Just because a social media platform is available doesn’t mean you need to be on it. And brands should come up with different content for different platforms. Those are some of the recommendations from speakers at the Association of Cable Communicators’ 2015 Forum educational conference Thursday.
Specifically, Vine is a great platform for well-known brands as it helps them interact with their consumers. It’s also a platform on which you can display creative talents, said Matt Hogan, CEO/Head of Talent at Reboot The People, which focuses on Internet talents. As a comparison, YouTube is a great platform to demonstrate new products and services, he said. “And if you just want click-through? Twitter, Twitter, Twitter.” What about Google Plus? The problem is the platform is “being pushed from the top down” when Google should have experimented first and incorporated feedback to refine the platform, Sam Ford, director of audience engagement at communications and PR firm Peppercomm said.
When it comes to new social platforms that networks are experimenting, Snapchat is gaining major traction. “Think about how kids are using it these days…I am pretty excited about the platform because of the stickiness. It’s going to be a powerful platform,” Adam Naide, executive director of social media at Cox said. ABC and Univision’s joint venture Fusion is already taking advantage of the platform with plans to premiere 5 original shows exclusively on its Snapchat Discover channel sometime later this year.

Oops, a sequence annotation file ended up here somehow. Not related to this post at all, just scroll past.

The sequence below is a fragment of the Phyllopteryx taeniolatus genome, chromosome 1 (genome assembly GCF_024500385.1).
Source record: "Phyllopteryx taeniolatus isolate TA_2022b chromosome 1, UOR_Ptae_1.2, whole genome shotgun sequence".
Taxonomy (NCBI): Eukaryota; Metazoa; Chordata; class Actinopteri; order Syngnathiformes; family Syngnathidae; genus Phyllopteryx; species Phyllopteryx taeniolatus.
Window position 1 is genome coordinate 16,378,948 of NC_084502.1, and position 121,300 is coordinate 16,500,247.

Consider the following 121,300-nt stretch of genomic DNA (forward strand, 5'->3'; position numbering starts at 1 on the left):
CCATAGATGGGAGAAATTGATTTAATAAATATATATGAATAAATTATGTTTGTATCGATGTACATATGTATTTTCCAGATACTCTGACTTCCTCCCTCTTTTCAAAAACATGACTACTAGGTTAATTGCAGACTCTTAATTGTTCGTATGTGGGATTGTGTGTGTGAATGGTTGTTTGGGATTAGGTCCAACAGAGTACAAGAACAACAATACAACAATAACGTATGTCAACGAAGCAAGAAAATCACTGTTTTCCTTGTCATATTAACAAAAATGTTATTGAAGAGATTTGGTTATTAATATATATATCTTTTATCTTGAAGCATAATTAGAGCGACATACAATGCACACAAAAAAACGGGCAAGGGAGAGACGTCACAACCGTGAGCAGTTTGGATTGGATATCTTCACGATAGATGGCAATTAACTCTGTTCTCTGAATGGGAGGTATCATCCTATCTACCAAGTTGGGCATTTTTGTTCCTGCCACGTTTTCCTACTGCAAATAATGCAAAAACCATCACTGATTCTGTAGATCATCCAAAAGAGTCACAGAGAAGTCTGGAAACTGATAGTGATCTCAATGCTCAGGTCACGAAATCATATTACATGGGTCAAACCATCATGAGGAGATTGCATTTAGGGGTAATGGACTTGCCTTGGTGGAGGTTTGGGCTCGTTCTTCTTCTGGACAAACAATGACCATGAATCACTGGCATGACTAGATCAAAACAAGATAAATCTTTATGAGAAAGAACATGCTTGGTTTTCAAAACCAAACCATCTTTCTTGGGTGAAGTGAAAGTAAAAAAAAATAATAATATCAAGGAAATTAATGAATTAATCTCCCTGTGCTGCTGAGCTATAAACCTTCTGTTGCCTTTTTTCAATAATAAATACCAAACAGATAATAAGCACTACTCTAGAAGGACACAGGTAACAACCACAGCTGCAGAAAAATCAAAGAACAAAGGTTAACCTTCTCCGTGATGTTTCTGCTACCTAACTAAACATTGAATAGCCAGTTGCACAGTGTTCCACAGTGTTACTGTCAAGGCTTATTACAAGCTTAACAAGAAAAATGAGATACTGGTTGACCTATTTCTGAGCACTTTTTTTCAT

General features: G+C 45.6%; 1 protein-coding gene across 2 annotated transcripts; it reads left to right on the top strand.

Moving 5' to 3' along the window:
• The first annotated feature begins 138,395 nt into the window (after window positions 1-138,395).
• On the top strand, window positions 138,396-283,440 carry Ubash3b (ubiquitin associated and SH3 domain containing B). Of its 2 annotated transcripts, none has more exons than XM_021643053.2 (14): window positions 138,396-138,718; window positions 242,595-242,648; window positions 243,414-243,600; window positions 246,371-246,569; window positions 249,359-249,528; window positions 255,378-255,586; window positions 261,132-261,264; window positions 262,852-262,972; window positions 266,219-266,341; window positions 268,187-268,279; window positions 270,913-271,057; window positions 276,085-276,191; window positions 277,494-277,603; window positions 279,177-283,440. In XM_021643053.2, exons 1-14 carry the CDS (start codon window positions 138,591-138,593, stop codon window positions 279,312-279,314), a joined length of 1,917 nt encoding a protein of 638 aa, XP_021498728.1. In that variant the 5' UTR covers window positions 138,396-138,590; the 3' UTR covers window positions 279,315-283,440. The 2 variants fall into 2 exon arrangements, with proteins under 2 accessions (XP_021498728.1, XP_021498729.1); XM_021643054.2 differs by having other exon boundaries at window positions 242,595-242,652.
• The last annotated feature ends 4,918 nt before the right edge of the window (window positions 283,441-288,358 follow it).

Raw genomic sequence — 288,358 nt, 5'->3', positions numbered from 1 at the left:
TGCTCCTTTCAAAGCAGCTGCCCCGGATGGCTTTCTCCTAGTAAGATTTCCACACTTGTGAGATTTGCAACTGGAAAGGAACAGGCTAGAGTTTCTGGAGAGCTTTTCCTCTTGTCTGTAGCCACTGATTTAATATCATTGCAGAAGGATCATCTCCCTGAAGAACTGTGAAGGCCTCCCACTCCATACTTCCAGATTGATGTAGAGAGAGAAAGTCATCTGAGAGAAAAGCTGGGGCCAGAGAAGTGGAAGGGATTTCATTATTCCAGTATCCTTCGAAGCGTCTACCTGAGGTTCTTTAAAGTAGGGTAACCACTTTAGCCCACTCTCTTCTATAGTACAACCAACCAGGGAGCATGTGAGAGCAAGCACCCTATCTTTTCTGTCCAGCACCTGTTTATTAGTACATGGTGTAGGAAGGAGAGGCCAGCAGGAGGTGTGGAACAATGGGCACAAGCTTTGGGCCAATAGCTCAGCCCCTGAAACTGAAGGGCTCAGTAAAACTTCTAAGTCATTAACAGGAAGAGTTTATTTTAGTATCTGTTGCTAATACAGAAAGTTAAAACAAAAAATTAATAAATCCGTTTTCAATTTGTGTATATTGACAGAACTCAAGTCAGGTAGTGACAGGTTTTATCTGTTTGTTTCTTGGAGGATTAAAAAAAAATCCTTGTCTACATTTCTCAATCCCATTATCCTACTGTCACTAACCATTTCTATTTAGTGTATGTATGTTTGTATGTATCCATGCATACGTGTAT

Among Discovery’s social media strategies to promote shows is identifying super fans of its different networks. It’s about taking something natural, such as a growing trend of viewing behavior, and “build that social conversation around them” to create a fan base, Amber Harris, vice president of communications and social media said. Social media in 2015 is about learning and driving measurable business results, Naide said. Part of that means going where the eyeballs are. Naide noted millennials on average spend 24 hours a week on social media through mostly mobile devices. Brand campaigns need to feature content that millennials care about and on platforms they use, he said.